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U.S. Politics
From a Distance

U.S. Politics
From a Distance


As America continues to rejoice in election of Barack Obama -- while gay Californians lament the passing of Prop. 8 -- overseas, political activists look on from a distance. Zachery Scott has watched the drama following Election Day unfold as he serves in the Peace Corps in Mozambique.

It had been a year since I started serving as a health volunteer in the Peace Corps in Mozambique. With the election approaching, everyone was in a tizzy with anticipation to see history made and the United States taken in a new direction. On the evening of November 4, we gathered up the volunteers who lived nearby and held a party at the house of an expat friend. There we could watch the results be announced by CNN on her satellite television almost as if we were back in the States. I, along with millions of others overseas, stayed up till a ridiculous hour (3 a.m. for our group) to watch the election results come in and celebrate as Barack Obama was named our next president.

November 5, the e-mails started. Since I get Internet access only about once a week and it's my main way of communicating with friends and family back home, I was a little surprised to find a barrage of e-mails ranging from exuberant to absolutely furious.

Despite the elation of my fellow volunteers and myself over the presidential and congressional results, the passage of Proposition 8, the anti-gay marriage amendment, in California seemed to loom over our other victories like a dark cloud blocking the sun. Everyone I spoke to was downright flabbergasted that a state like California could pass such a dreadful law by popular vote. When it came out that African-Americans and Hispanics, both of whom had enjoyed LGBT support in the past, had turned out in large numbers to vote against marriage equality, that seemed to be the last straw.

From the other side of the world, I began to see my friends stand up and take notice of the political fights that were happening around them. Most people I knew back in Los Angeles had always been out and proud, but they hadn't always politically active. This was a wake-up call to everyone that progress still requires participation.

So the e-mails began. I got chain letters protesting the Mormon Church and questioning its tax-exempt status; I got personal commentaries on people's disappointment and anger; and I got Evites to protest parties and rallies around the city. The gays were really getting their shit together!

Having been raised in South Carolina, where I also attended university, I became used to having to protest anytime the LGBT community was under attack -- which unfortunately was quite frequent.

However, when I moved to Los Angeles, I was amazed at how comfortable gay people were. Having carved out their niche in the various neighborhoods, they had built up strength and protection so that most local politicians wouldn't be caught dead saying any thing against the gay community.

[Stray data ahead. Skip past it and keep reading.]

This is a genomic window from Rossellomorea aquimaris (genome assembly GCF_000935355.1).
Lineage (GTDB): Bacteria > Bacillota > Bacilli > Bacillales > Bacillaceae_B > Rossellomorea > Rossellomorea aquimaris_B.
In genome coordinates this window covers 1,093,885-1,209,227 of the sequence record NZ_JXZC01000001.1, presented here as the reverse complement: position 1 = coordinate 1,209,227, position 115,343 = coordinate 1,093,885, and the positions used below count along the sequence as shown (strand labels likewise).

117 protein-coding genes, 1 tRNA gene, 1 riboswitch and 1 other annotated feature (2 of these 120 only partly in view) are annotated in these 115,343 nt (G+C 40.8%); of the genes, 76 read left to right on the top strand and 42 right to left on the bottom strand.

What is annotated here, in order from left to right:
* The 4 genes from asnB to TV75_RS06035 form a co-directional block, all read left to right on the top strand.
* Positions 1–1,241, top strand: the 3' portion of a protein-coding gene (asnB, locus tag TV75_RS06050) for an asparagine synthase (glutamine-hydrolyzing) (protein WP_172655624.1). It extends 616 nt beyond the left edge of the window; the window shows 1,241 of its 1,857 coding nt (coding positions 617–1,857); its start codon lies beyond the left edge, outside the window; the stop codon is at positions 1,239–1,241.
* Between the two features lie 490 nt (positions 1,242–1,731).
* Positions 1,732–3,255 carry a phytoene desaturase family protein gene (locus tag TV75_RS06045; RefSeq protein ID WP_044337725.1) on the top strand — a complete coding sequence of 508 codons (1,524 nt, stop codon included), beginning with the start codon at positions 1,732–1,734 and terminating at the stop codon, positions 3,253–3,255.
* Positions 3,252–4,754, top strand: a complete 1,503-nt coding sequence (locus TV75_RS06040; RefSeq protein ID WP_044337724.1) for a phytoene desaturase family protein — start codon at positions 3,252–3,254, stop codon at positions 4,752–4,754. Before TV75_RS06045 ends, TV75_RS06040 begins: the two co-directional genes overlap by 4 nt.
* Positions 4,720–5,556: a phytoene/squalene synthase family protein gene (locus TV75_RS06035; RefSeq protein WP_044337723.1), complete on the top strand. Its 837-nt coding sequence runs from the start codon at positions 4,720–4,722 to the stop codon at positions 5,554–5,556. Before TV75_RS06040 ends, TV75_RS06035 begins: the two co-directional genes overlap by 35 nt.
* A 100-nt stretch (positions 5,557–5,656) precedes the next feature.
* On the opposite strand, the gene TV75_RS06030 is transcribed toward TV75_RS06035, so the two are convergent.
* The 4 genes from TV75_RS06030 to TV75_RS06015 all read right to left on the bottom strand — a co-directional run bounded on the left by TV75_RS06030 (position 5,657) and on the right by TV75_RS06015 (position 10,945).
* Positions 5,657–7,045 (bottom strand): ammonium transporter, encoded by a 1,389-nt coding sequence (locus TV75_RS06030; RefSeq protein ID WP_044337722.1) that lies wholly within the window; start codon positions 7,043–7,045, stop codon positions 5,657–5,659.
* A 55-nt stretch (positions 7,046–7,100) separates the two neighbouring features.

But I also noticed that many LGBT people sometimes forgot what it was like elsewhere in the country -- not to mention the state -- for gays, lesbians, and transgender individuals. Many in our community had gotten too comfortable in their bubble of Los Angeles or West Hollywood and forgot that there is still work to be done in progressing an agenda of equality.

I'll admit that I was one of those people who left my activist feelings at college in return for a calmer life consumed with more pleasant everyday issues.

In turn, we forgot that you can't take traditionally liberal votes for granted. That every political interaction on our part, in this case with African-Americans or Hispanics, needs to also be a teaching opportunity on issues important to us.

Indeed, while I am disappointed that I can't be back in California to march against Prop. 8, I find comfort in knowing that those same friends who normally wouldn't have been riled up over political issues are now marching en masse. With this wake-up call, the fire of activism and pride, of self-respect and community involvement, seems to have been lit for my generation, and we are already seeing positive results.

Now, instead of receiving angry e-mails and accusatory chain letters, I am hearing friends talk about how invigorating it is to take part in standing up for their rights, as this is the first time that they have done so in such an active way. I hear people talk of the Stonewall protests as if they are bringing back the spirit of the time and applying it to our current fight for marriage equality. Positive messages of strength and pride are being created by these demonstrations, and my generation is being affected by them.

So here I remain in Mozambique working for a different campaign, one of health care and education, but one with the same goal of equal human rights for every person. And while my friends and colleagues march for our right to love and honor equally in California, I will keep watching from a distance, proud of those who have stood up to be counted and optimistic about the future of our cause.

Advocate Channel - The Pride StoreOut / Advocate Magazine - Fellow Travelers & Jamie Lee Curtis

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Zachery Scott